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Parkland shooter contemplated massacre for years

Marjory Stoneman Douglas High School shooter Nikolas Cruz looks up as one of his lawyers, capital defense attorney Casey Secor, makes an argument in court during jury selection in the penalty phase of his trial at the Broward County Courthouse in Fort Lauderdale on Monday, May 16, 2022. Cruz previously pleaded guilty to all 17 counts of premeditated murder and 17 counts of attempted murder in the 2018 shootings.
Amy Beth Bennett/South Florida Sun Sentinel via AP, Pool
Associated Press
Nikolas Cruz, during jury selection in the penalty phase of his trial at the Broward County Courthouse in Fort Lauderdale on May 16, 2022

Florida school shooter Nikolas Cruz told a prosecution psychiatrist he began contemplating a mass murder during middle school, doing extensive research on earlier killers to learn their methods and mistakes to shape his own plans, video played at his penalty trial showed Monday.

Cruz told Dr. Charles Scott during a March jailhouse interview that five years before he murdered 17 at Parkland's Marjory Stoneman Douglas High School on Feb. 14, 2018, he read about the 1999 murder of 13 at Colorado's Columbine High School, which first sparked the idea of his own mass killing. Cruz told Scott how Columbine, the 2007 murder of 32 at Virginia Tech University and the 2012 killing of 12 at a Colorado movie theater all played a part in his own preparation.

“I studied mass murderers and how they did it,” Cruz told Scott. “How they planned, what they got and what they used.” He said he learned to watch for people coming around corners to stop him, to keep some distance from people as he fired, to attack “as fast as possible” and, in the earlier attacks, “the police didn't do anything.”

“I should have the opportunity to shoot people for about 20 minutes,” Cruz said.

Cruz, 24, pleaded guilty a year ago to the murders that happened during a seven-minute attack on Feb. 14, 2018, — the trial is only to decide whether he is sentenced to death or life without the possibility of parole. A unanimous vote by the seven-man, five-woman jury is required for Cruz to get death. Anything less and his sentence will be life.

Prosecutor Mike Satz hopes Scott's testimony will rebut the defense's contention that heavy drinking by Cruz's birth mother during pregnancy caused him to suffer from fetal alcohol spectrum disorder, putting him on a lifelong path of bizarre and sometimes violent behavior that culminated in the shootings. The defense also tried to show that his adoptive mother, Lynda Cruz, became overwhelmed after her husband died when Cruz was 5 and never got him complete treatment for his mental health issues. She died less than three months before the shootings.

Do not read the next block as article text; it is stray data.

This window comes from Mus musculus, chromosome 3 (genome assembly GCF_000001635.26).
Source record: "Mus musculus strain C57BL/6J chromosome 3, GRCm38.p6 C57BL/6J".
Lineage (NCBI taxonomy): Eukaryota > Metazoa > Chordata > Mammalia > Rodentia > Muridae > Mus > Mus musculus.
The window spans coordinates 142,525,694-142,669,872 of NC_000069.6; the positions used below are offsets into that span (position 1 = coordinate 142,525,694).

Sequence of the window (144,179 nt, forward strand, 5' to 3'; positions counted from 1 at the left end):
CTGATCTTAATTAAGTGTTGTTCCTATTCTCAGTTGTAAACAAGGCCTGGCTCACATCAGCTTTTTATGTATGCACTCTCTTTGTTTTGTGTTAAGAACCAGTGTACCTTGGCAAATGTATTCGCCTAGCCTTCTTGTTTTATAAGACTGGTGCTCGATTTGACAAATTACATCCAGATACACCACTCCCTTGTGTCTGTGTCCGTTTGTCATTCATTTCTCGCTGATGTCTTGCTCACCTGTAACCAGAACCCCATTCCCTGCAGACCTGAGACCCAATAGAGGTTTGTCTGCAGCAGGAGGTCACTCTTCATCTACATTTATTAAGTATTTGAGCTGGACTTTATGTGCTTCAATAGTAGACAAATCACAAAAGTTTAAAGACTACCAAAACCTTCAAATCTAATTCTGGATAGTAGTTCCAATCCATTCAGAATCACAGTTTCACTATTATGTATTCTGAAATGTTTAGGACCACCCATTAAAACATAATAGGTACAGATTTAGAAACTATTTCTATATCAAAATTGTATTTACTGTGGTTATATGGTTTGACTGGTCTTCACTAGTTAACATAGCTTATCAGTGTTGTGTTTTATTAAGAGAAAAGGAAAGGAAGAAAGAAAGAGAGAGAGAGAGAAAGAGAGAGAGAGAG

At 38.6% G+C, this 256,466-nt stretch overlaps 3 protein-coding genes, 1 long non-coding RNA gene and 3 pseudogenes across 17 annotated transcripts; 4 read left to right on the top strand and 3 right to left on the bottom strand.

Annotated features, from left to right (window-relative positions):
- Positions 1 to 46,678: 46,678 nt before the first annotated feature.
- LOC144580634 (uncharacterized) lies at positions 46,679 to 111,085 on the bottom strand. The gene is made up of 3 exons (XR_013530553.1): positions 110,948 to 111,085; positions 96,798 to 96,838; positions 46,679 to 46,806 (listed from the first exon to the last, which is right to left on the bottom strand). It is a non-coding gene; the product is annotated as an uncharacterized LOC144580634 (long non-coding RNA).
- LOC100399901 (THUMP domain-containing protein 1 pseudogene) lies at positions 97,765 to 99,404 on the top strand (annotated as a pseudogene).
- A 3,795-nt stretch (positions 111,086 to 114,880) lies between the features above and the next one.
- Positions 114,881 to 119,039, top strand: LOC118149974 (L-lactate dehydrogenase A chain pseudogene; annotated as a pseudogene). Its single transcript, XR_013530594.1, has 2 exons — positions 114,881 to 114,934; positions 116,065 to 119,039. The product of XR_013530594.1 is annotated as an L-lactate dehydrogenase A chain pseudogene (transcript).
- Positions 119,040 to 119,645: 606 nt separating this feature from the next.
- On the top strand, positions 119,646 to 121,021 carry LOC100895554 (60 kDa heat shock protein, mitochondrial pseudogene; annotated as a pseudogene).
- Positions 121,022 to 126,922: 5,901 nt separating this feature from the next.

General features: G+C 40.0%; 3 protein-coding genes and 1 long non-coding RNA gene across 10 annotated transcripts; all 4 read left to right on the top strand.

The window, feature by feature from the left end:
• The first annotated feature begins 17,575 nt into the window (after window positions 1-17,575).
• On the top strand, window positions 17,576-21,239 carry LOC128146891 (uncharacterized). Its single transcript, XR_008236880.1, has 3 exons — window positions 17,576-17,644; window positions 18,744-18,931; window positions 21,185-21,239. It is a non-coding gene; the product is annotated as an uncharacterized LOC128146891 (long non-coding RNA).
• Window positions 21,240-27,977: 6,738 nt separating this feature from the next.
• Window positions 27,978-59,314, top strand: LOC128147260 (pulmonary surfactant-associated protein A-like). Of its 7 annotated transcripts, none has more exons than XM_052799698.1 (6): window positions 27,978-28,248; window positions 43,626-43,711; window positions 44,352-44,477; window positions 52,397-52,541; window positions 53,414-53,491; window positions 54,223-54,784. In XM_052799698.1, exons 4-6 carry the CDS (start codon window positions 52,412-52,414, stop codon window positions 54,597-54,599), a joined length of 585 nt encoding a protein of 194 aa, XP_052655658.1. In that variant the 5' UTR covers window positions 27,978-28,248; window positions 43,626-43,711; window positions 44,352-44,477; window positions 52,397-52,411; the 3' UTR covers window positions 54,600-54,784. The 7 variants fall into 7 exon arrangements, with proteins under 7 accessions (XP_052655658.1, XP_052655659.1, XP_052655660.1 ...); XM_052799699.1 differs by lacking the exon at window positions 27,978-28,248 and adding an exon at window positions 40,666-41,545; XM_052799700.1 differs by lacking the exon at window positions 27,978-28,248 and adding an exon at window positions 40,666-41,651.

Scott, a University of California, Davis, forensic psychiatrist, testified Monday that his examinations of Cruz and his school and mental health records do not support the defense findings. He diagnosed Cruz with antisocial personality disorder, saying the 24-year-old former Stoneman Douglas student can control his behavior but chooses not to because he has no regard for others. For example, Scott pointed to Cruz's 14-month employment as a cashier at a discount store with no incidents as proof he can conform.

He also said Cruz did well in the alternative education classes he took after he was expelled from Stoneman Douglas a year before the shootings, getting a perfect score in a course he took on violence and guns.

He said Cruz's behavior began to spiral when a girlfriend broke up with him six months before the killings.

Cruz told Scott that the night before the shootings, he adjusted the sights on his AR-15-style semiautomatic rifle to make sure he fired accurately. He imagined how the recoil would feel and how his victims would react. He put on the burgundy polo shirt he received when he was a member of the Stoneman Douglas Junior Reserve Officer Training Corps so he would be able blend in with students when he fled.

“I couldn't sleep,” Cruz told Scott.

Satz also replayed videos Cruz made in the weeks leading up to the shooting where he talked about how he would carry out the killings and hoped for a death toll of at least 20.

Scott said Cruz told him that he specifically chose Valentine's Day for his massacre because “he has no one to love and love him.”

“This was not a spur of the moment decision. This was planned out for months,” Scott said.

Cruz told Scott he stopped shooting and fled when “I didn't have anyone else to kill.”

The trial, which began July 18, has been progressing slowly - Monday was only the second court session in almost three weeks. Because of Hurricane Ian, the trial met just one day last week. That came after a nearly two-week pause that followed the defense's surprise resting of its case Sept. 14 after calling only about a third of the 80 witnesses the attorneys had said they would call. The prosecution then needed time to prepare its rebuttal case and schedule witnesses.

That case is expected to conclude this week. Closing arguments would then be given next Monday followed by deliberations.

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